In a couple of weeks, Old South Meeting-House in Boston will host a lecture that might interest Boston 1775 readers:
September 19, 6:30 – 7:30 pmLongfellow was born in 1807, and Bahne’s talk is one of a series of bicentennial tributes each Wednesday in September. For fans of American poetry and Boston culture in the 1800s, the others are:
Paul Revere’s Ride Revisited
Eighty-five years after Paul Revere made his ride, Henry Wadsworth Longfellow set pen to paper and turned the midnight rider into an instant legend. New research has uncovered some fascinating discoveries about Longfellow’s poem. Charles Bahne, independent historian and author of “The Complete Guide to Boston’s Freedom Trail”, will discuss how the poet came to write about Revere, the poem’s publication history, changes made to the text over time, and why the poem isn’t historically accurate.
- 5 Sept, 6:30-7:30 p.m., Old South Meeting-House: Longfellow biographer Charles Calhoun on “The Art of Friendship: Longfellow’s Circle 1840-1860.” On any evening in Longfellow’s Craigie House one might have met Emerson, Hawthorne, Dickens, Thackeray, Sumner, Agassiz, Kemble, or Cushman.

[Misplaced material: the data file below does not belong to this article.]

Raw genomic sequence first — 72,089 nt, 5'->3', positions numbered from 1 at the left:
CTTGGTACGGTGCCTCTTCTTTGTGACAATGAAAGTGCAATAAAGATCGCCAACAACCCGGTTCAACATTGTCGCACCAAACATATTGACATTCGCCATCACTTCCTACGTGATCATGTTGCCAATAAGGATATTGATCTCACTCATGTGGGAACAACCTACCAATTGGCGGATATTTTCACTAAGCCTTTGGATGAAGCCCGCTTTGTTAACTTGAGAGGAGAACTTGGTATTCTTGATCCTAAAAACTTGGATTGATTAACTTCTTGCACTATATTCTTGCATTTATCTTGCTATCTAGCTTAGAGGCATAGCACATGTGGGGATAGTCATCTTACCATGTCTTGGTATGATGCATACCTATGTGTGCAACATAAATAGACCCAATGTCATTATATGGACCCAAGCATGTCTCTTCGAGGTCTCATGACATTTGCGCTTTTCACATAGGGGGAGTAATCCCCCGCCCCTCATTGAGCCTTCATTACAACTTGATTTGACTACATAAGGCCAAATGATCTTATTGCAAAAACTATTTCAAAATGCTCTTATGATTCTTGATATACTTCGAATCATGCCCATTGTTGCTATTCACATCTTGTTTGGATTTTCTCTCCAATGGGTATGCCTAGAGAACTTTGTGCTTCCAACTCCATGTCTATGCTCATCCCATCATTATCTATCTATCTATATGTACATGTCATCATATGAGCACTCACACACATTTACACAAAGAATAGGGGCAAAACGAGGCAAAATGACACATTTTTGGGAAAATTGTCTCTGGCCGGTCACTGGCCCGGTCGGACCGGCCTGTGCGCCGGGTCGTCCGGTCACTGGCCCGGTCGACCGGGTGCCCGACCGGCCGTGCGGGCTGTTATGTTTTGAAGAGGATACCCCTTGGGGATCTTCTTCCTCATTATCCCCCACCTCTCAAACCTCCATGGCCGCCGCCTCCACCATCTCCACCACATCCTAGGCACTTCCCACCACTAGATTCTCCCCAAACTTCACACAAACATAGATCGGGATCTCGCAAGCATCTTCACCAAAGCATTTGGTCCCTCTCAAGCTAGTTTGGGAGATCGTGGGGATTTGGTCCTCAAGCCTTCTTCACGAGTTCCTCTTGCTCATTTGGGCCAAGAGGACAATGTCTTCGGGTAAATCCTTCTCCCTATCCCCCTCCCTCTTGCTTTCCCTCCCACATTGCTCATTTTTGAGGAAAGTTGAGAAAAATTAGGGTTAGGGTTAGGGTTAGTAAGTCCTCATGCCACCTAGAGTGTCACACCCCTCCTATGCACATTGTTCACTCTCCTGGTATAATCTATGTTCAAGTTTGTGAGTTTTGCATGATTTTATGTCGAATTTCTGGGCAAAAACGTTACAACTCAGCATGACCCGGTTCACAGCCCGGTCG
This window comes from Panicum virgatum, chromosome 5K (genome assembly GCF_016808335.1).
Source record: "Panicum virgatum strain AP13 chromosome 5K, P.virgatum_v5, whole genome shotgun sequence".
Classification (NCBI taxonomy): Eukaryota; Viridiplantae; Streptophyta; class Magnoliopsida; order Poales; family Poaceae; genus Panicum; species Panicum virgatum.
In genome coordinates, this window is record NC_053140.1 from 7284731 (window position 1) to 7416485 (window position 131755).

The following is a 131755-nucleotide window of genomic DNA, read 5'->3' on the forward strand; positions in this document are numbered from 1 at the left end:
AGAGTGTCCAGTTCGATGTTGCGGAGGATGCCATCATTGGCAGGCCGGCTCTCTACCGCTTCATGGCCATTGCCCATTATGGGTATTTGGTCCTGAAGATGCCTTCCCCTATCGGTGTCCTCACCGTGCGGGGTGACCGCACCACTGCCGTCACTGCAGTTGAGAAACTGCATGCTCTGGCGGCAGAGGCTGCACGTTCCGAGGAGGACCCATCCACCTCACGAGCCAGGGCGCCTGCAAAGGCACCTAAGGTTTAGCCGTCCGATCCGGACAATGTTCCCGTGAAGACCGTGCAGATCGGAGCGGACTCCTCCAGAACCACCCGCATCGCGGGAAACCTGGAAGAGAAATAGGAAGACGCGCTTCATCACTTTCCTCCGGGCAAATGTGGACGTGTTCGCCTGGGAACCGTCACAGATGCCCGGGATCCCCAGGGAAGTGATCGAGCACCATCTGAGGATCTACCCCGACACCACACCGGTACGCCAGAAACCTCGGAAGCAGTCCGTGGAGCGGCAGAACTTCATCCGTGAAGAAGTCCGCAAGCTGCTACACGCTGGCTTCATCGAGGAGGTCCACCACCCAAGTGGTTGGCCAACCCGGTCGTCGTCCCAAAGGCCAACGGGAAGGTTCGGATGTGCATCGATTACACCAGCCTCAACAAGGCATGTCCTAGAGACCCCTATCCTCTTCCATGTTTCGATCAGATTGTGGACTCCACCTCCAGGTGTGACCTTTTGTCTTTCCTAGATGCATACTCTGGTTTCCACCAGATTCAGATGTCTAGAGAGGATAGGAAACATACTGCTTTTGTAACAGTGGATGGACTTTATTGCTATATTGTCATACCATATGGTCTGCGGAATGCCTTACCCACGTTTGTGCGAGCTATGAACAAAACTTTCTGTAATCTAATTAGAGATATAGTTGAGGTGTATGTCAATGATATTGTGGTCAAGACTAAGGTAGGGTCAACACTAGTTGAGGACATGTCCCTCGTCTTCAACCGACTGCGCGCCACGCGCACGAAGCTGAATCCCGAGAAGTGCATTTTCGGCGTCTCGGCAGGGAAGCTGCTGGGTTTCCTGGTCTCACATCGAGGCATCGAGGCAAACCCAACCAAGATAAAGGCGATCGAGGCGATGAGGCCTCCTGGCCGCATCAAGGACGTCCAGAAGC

- 12 Sept, 6:30-7:30 p.m., Old South Meeting-House: Dartmouth College Professor Colleen G. Boggs on “‘Better than the vernaculars’: Longfellow as Translator.” Professor Longfellow’s efforts as teacher, translator, critic, and anthologist to change the contours of American literature.
- 26 Sept, 7:30-9:00 p.m., First Parish in Cambridge, 3 Church Street in Harvard Square: Dana Gioia, Chairman of the National Endowment for the Arts and Longfellow scholar, revisits the legacy of the “Public Poet” with John Barr of the Poetry Foundation and the Cambridge Forum. What does Longfellow’s work say to twenty-first century readers?